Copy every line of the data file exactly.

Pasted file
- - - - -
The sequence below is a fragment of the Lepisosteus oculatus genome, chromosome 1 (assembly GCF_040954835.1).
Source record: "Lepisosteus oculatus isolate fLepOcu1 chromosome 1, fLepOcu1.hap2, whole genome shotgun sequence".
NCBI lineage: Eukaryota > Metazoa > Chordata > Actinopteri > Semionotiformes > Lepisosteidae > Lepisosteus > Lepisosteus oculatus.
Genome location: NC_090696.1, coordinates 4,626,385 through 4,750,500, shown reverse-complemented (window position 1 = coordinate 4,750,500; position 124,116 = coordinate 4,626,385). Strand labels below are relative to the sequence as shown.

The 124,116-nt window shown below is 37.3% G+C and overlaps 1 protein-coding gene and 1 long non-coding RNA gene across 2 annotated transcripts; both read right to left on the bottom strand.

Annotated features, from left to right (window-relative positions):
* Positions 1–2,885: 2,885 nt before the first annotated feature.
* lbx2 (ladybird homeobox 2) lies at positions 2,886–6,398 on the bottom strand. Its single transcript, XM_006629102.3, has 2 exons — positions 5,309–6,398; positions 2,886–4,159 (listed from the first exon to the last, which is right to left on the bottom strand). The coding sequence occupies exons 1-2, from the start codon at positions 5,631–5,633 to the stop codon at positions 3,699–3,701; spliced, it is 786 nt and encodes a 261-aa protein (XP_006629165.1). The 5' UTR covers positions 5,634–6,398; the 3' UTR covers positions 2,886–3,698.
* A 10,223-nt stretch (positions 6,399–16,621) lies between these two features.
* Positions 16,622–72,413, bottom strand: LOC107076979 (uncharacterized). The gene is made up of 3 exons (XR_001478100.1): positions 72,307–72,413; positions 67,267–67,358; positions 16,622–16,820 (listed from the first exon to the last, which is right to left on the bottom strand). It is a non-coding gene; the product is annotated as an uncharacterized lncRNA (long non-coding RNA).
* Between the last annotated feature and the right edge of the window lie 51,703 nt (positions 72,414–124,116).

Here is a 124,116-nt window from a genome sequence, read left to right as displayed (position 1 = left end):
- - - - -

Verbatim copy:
The sequence below is a fragment of the Lepisosteus oculatus genome, chromosome 1 (assembly GCF_040954835.1).
Source record: "Lepisosteus oculatus isolate fLepOcu1 chromosome 1, fLepOcu1.hap2, whole genome shotgun sequence".
NCBI lineage: Eukaryota > Metazoa > Chordata > Actinopteri > Semionotiformes > Lepisosteidae > Lepisosteus > Lepisosteus oculatus.
Genome location: NC_090696.1, coordinates 4,626,385 through 4,750,500, shown reverse-complemented (window position 1 = coordinate 4,750,500; position 124,116 = coordinate 4,626,385). Strand labels below are relative to the sequence as shown.

The 124,116-nt window shown below is 37.3% G+C and overlaps 1 protein-coding gene and 1 long non-coding RNA gene across 2 annotated transcripts; both read right to left on the bottom strand.

Annotated features, from left to right (window-relative positions):
* Positions 1–2,885: 2,885 nt before the first annotated feature.
* lbx2 (ladybird homeobox 2) lies at positions 2,886–6,398 on the bottom strand. Its single transcript, XM_006629102.3, has 2 exons — positions 5,309–6,398; positions 2,886–4,159 (listed from the first exon to the last, which is right to left on the bottom strand). The coding sequence occupies exons 1-2, from the start codon at positions 5,631–5,633 to the stop codon at positions 3,699–3,701; spliced, it is 786 nt and encodes a 261-aa protein (XP_006629165.1). The 5' UTR covers positions 5,634–6,398; the 3' UTR covers positions 2,886–3,698.
* A 10,223-nt stretch (positions 6,399–16,621) lies between these two features.
* Positions 16,622–72,413, bottom strand: LOC107076979 (uncharacterized). The gene is made up of 3 exons (XR_001478100.1): positions 72,307–72,413; positions 67,267–67,358; positions 16,622–16,820 (listed from the first exon to the last, which is right to left on the bottom strand). It is a non-coding gene; the product is annotated as an uncharacterized lncRNA (long non-coding RNA).
* Between the last annotated feature and the right edge of the window lie 51,703 nt (positions 72,414–124,116).

Here is a 124,116-nt window from a genome sequence, read left to right as displayed (position 1 = left end):